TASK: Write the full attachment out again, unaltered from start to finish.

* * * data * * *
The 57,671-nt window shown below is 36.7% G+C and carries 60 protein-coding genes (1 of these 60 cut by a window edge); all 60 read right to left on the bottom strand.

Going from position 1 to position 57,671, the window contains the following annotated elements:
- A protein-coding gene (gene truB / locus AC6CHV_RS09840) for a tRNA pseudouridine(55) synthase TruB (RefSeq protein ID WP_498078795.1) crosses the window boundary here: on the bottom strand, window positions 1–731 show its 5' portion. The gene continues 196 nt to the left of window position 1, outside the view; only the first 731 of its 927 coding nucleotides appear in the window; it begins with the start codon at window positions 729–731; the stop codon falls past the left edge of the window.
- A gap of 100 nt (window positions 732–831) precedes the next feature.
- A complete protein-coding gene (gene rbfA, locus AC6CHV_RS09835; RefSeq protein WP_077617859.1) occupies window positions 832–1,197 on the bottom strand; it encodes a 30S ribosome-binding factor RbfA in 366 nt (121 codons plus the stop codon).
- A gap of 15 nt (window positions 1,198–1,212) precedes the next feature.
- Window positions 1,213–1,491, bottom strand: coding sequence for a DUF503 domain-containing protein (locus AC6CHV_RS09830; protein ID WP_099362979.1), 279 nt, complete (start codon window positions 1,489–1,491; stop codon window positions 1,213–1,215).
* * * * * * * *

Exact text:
The 57,671-nt window shown below is 36.7% G+C and carries 60 protein-coding genes (1 of these 60 cut by a window edge); all 60 read right to left on the bottom strand.

Going from position 1 to position 57,671, the window contains the following annotated elements:
- A protein-coding gene (gene truB / locus AC6CHV_RS09840) for a tRNA pseudouridine(55) synthase TruB (RefSeq protein ID WP_498078795.1) crosses the window boundary here: on the bottom strand, window positions 1–731 show its 5' portion. The gene continues 196 nt to the left of window position 1, outside the view; only the first 731 of its 927 coding nucleotides appear in the window; it begins with the start codon at window positions 729–731; the stop codon falls past the left edge of the window.
- A gap of 100 nt (window positions 732–831) precedes the next feature.
- A complete protein-coding gene (gene rbfA, locus AC6CHV_RS09835; RefSeq protein WP_077617859.1) occupies window positions 832–1,197 on the bottom strand; it encodes a 30S ribosome-binding factor RbfA in 366 nt (121 codons plus the stop codon).
- A gap of 15 nt (window positions 1,198–1,212) precedes the next feature.
- Window positions 1,213–1,491, bottom strand: coding sequence for a DUF503 domain-containing protein (locus AC6CHV_RS09830; protein ID WP_099362979.1), 279 nt, complete (start codon window positions 1,489–1,491; stop codon window positions 1,213–1,215).